The ACA requires that the scope of the EHBs be substantially equal to the scope of benefits provided under a typical employer plan. The proposed rule requires each state to choose as a “benchmark” a plan comprising average benefits offered by employers in the state. Insurers would be required to provide plan benefits substantially equal to the covered benefits and limitations on coverage provided under the benchmark plan, including the coverage of benefit amount, duration and scope. States must select one of the following as its benchmark plan: one of the three largest small group plans3 by enrollment; one of the three largest state employee health plans by enrollment; one of the three largest federal employee health plan options by enrollment; or the largest HMO plan by enrollment. The proposed rule also clarifies that in the event a state does not make a selection, DHHS will select as the default benchmark the largest small group plan in the state.
If the benchmark plan does not include any of the 10 EHBs, the state or DHHS will supplement the benchmark plan in that category. The most common EHBs that may not be covered by a benchmark plan are pediatric dental and pediatric vision care. These categories may be supplemented with pediatric coverage included in the Federal Employees’ Dental and Vision Insurance Program (FEDVIP) with the largest national enrollment or from the state’s CHIP program. If a selected benchmark plan does not include one or more of the other EHB categories, the state may supplement the plan by adding the entire category of such benefits offered under any other base benchmark plan.
Beginning in 2014, non-grandfathered health plans in the individual and small group markets would be required to meet certain actuarial values (AVs) or “metal” levels: 60 percent for a bronze plan; 70 percent for a silver plan; 80 percent for a gold plan; and 90 percent for a platinum plan. The AV is defined as the percentage of total average costs for covered benefits that a plan will cover. In addition, issuers may offer catastrophiconly coverage with lower AV for eligible individuals. The metal level system is intended to allow consumers to compare plans with similar levels of coverage. The proposed rule permits insurers to exceed the annual deductible limits in the small group market in order to achieve a particular metal level.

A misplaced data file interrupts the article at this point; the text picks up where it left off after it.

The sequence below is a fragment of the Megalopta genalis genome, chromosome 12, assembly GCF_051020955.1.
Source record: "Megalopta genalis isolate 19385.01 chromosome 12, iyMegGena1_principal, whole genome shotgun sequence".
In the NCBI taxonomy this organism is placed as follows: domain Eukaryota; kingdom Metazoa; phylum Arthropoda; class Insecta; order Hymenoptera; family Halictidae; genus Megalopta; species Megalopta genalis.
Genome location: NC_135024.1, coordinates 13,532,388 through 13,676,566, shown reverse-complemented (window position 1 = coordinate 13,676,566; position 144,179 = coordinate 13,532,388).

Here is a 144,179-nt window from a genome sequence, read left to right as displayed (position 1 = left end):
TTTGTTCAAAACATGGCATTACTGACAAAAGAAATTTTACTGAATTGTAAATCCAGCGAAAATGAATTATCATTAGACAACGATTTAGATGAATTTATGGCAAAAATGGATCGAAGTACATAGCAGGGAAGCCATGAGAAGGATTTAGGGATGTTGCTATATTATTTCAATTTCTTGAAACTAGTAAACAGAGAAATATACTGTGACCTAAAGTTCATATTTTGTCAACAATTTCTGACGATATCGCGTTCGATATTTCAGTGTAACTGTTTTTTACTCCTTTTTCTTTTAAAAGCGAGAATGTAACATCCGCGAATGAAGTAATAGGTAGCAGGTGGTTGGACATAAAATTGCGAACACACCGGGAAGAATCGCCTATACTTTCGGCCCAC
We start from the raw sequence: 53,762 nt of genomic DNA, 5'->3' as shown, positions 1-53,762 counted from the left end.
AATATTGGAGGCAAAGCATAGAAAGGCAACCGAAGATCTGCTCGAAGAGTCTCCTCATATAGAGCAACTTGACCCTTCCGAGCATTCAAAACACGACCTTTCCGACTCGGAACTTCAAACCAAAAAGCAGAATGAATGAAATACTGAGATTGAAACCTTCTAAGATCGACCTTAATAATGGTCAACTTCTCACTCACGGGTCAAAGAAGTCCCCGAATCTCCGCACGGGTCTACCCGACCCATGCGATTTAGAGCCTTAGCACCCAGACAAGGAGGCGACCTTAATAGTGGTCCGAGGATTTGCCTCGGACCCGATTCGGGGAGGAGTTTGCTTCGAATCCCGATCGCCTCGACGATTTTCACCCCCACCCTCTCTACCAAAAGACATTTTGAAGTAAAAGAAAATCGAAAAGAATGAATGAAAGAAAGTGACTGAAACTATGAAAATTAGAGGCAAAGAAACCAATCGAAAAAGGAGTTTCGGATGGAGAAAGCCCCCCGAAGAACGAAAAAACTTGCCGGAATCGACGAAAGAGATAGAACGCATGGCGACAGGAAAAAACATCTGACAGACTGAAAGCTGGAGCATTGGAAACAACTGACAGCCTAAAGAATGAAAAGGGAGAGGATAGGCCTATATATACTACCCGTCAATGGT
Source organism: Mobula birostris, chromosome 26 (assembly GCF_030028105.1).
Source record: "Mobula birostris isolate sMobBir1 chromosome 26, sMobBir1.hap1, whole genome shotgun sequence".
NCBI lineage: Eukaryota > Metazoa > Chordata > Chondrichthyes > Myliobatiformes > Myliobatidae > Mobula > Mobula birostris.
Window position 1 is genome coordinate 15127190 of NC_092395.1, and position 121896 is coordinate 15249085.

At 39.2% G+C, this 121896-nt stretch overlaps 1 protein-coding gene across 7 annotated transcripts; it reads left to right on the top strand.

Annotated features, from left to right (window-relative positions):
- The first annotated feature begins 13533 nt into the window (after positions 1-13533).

Comments on the proposed rule are due by December 26, 2012.
DHHS, together with the Department of Labor and the Treasury, jointly released the proposed rule4 on employer wellness programs. The proposed rule would raise the maximum permissible award that employers can provide to employees who participate in wellness programs from 20 percent to 30 percent of the employee’s health coverage costs, and for workers who enroll in smoking cessation programs the maximum reward increases to 50 percent of coverage costs.
Wellness programs must be reasonably designed to promote health or prevent disease and also must have a reasonable chance of improving health or preventing disease and not be overly burdensome for individuals. The proposed rule does not specify the types of wellness programs employers can offer.
Comments on the proposed rule are due by January 25, 2013.
DHHS has solicited comments regarding many proposals posed in the rules, which could lead to modifications. Moreover, the administration has yet to issue regulations on other portions of the Affordable Care Act, including how new taxes on premiums and medical devices will work, and how the federal government will set up insurance markets in states that choose to do it on their own. Additional provisions of the Affordable Care Act will be phased in beginning in 2013, including increased Medicaid payments for primary care physicians, reductions in hospital DRG payments by one percent, annual excise taxes on health insurers and the start of the national Medicare Bundled Payment Pilot Program.